Ballistic missiles and hypersonic weapons would offer important advantages in speed, as well as range, over ground-launched subsonic cruise missiles, as well. Being able to strike an opponent rapidly after an F-35 first detects them would be essential for engaging pop-up threats and time-sensitive targets, such as mobile air defense systems, which could potentially shut down and relocate if they detected an incoming threat.

F-35s could potentially utilize this tactic when working with U.S. Navy surface ships and submarines, as well, especially the latter service's Ohio class guided missile submarines, which are configured to be submersible command centers and intelligence fusion cells, in addition to their ability to carry up to 154 Tomahawks and may be able to fire hypersonic weapons in the future. The War Zone recently published an in-depth profile of these boats, which you can find here. Earlier this year, the Air Force and the Navy already agreed to work toward improving the ability to integrate their various networks, an area where the latter service has already made significant strides in this regard with its Cooperative Engagement Capability (CEC) and Naval Integrated Fire Control-Counter-Air (NIFC-CA) efforts.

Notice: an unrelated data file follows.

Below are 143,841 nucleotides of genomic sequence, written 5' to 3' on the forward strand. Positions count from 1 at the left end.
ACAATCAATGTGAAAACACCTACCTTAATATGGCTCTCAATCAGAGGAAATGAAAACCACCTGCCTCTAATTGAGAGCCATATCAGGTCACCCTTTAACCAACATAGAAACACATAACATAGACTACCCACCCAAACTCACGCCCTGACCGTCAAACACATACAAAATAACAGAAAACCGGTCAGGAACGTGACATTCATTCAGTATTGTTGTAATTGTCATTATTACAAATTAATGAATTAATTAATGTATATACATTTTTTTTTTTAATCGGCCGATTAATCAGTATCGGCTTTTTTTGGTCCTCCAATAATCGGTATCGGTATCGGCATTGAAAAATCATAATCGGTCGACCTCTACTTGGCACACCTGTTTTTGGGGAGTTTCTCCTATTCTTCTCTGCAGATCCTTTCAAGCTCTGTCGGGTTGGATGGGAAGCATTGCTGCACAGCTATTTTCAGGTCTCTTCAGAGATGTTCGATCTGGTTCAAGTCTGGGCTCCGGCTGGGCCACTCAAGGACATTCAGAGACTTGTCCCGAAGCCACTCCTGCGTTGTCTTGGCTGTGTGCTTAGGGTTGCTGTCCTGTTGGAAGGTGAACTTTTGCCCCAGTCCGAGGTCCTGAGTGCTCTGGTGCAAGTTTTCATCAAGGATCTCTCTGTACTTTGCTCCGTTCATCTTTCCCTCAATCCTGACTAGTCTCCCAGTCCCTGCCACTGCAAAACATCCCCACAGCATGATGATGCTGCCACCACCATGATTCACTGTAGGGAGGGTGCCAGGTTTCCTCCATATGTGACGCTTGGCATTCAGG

Future strikes also wouldn't need to necessarily rely on traditional artillery shells or missiles, but could involve more novel options, such as loitering munitions and networked drone swarms. Non-kinetic options, such as small unmanned aircraft carrying electronic warfare jammers, could also be among the options available to actually neutralize air defense and other targets that F-35s might find.